constructive statesman's hand that
evolved order out of their original
ohfioa. In his report submitted to Con
gress. as a result of his visit to the
Philippines to be present at the opening
of their first Assembly, he made four
recommendations. First—action by Con
gress admitting to the United States
Philippine products under such condi
tions that they would not Interfere
with American tobacco and sugar in
dustries second, the removal of re
strictions as to acquiring mining claims
and lands third, further legislation
authorizing the government to carry
on an agricultural bank, which is now
authorized only as a private enterprise
fourth, the repeal of the law applying
to the Islands the coastwise laws of
the United States.
Philosophy mi DmtopaMt
Our nation has grown by obeying the
instinct -of development. We are to-day
entitled to be called Greater America,
but that greatness will be lost If we
forget the political philosophy which
has made us great—expansion of Amer
ican thought, territory, mechanical skill,
civilization and philosophy. This Is an
auspicious time for the creation and de
velopment of our export trade. The un
explored and undeveloped markets of
Asia furnish the opportunity. All other
fields have been otx*upled, and to at
tempt to wrest them from other nations
would be of doubtful expediency. In
the Orient the commercial possibilities
exceed the dreams of the optimist.
Are the American people ready to
abandon such a situation and leave it
to the mercy of the Democratic party
with its failure of fifty yeara looking
at us from the past?
In a business sense the young voters
who have come forward since 1SM)4 have
more at stake than any other class in
rendering a right decision. Their ac
tive lives are ahead. They have more
years to live, and are now laying the
foundations of their business careers.
National policies and conditions are of
tho highest consequence to them. Per
haps they are farmers. If so, let them
ask the older generation how farmers
fared under the last Democratic admin
lstratlon. Let them take the market
reports of to-day and compare them
with the prices that prevailed when Mr.
Bryan made his crusade for free silver
and hurled defiance at President Cleve
land because he stood by the gold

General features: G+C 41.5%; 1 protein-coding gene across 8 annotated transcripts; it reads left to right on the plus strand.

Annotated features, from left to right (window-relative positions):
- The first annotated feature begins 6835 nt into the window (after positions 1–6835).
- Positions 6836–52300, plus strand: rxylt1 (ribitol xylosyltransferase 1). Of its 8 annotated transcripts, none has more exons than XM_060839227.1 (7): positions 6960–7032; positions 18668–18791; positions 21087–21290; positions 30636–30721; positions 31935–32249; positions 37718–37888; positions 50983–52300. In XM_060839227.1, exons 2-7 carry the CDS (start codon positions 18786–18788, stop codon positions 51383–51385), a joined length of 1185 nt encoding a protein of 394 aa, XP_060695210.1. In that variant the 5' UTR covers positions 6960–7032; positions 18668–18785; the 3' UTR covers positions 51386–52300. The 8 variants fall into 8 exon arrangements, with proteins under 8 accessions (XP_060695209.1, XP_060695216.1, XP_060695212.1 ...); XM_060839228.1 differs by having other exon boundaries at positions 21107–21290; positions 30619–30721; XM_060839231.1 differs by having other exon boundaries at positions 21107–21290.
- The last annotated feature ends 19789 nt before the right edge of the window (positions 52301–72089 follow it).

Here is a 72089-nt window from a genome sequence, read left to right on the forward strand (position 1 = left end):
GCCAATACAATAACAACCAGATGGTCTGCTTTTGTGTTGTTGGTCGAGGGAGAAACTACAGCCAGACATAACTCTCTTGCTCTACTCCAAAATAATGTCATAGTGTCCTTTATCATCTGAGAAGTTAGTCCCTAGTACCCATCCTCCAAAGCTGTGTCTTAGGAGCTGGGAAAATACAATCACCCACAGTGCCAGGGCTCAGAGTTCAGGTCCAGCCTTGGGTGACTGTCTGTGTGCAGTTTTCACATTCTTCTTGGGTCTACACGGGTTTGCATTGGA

standard. At the same time Bryan do
Bounced the Republican party for its
protectionist as well as sound money
position. Perhaps the first voter is to
engage in manufacturing or mining, ns
wage-earner or otherwise. Docs he
want his American rate of wages and
the Industry he chooses reasonably pro
tected against foreign competition) If
he does Mr. Bryan's leadership will
take him in the opposite direction.—
St. Louis Globe-Democrat.
injunction to Pftvent Creation a# For
est Reaerve.
Carson, Nev., Oct. 10.—United States
District Judge Farrlngton has handed
Blniatrative and governmental reform, stock company is coiyteating the right
the development of the resources of
China, and the improvement of the wel- commission and the secretary of the
^fur* of the people. To do this would i Interior to set aside the territory
add to China's strength and position which composes the Monitor foreat re-
I aa self-respecting government and aid serve in Eureka county, this state.
I* b«r In preparing to resist possible for-1 The decision denies the application
eign aggression In the seeking of undue
4 & and exclusive proprietary privileges.
Thus no foreign aid will be required
to enforce the open door and the policy
c,.9t equal opportunity for all."
of President Roosevelt, the forestry
of the plaintiffs for a temporary re
straining order against the govern
ment carrying out the prescribed rules
governing forest reserves. The ques
tion whether tho president of the Unit
ed States has jurisdiction in the mat
ter was not decided by the court.
Others Given Up for Lost.
Newport News, Va., Oct. 12.—John
Mn army on Chinese territory, and have survivors of a crew of eight
keen drawn willy-nilly into the vortex
Henry Roberts, believed to
who were aboard the British three
masted schooner Sirrocoop, which
went to pieces on Mantella reef dur
ing a hurricane off the Bahuma islands
Oct 1, arrivad here on the British
steamer Tiverton. Captain Monroe
and five others of the crew have been
given up for lost. The two survivors
ResolatioHS Adopted by Wa
terways Convention
Watar Tranaportatlon Must B« Devel
oped in Order That the Freight of
the Country May Be Handled Prop
erly and Promptly—Lakes to Gulf
Canal Declared to Be an Imperative
Duty of the Government.
Chicago, Oct. 10.—Business at the
closing session of the fourth annual
convention of the Lakes to the Gulf
Deep Waterways association wa.-»
transacted at a rapid rate. The old
oflcers were re-elected with the ex
ceptlon of D. R. Forgan of Chicago as
la member of the board of governors.
Mr. Forgan retired in favor of E. S.
Conway, Ohioago. New Orleans hail
no opposition for the next convention
and it will be hold in that city. Th«
speakers of the day were Theodore
Shonts of New York and John A
Ockerson of St. Louis. The following
resolutions were adopted:
"To promote the general welfare Is
recognized by the Constitution of tho
United States as one of the funda
mental principles of government.
"The general welfare of the people
of the United States can best be pro
moted by establishing the commerce
of the oountry on a sound basis anil
by so enlarging it that agricultural
and mineral resources may be devel
oped to the end that production and
manufacturing may be encouraged.
"Basy and adequate transportation
Is the flrst. essential for the develop
ment of the commerce of the United
Statos and the responsibility for this
development rests upon the general
Railroads inadequate.
"It has been demonstrated during
the last ten years that when
Lakes to the Gulf Canal.
"This convention declares that the
opening of a deep channel way con
necting the Great Lakes with the Gulf
of Mexico to be an imperative duty of
the general government and that this
work should be immediately begun
and oompleted as speedily as possible.
"Any plan for Inland waterway de
velopment should comprise a main
trunk line in the form of a strait con
necting Lake Michigan with the Gulf
of Mexico by the Illinois and Missis
sippi r^ers. The improvement of the
branches of this main line, such as the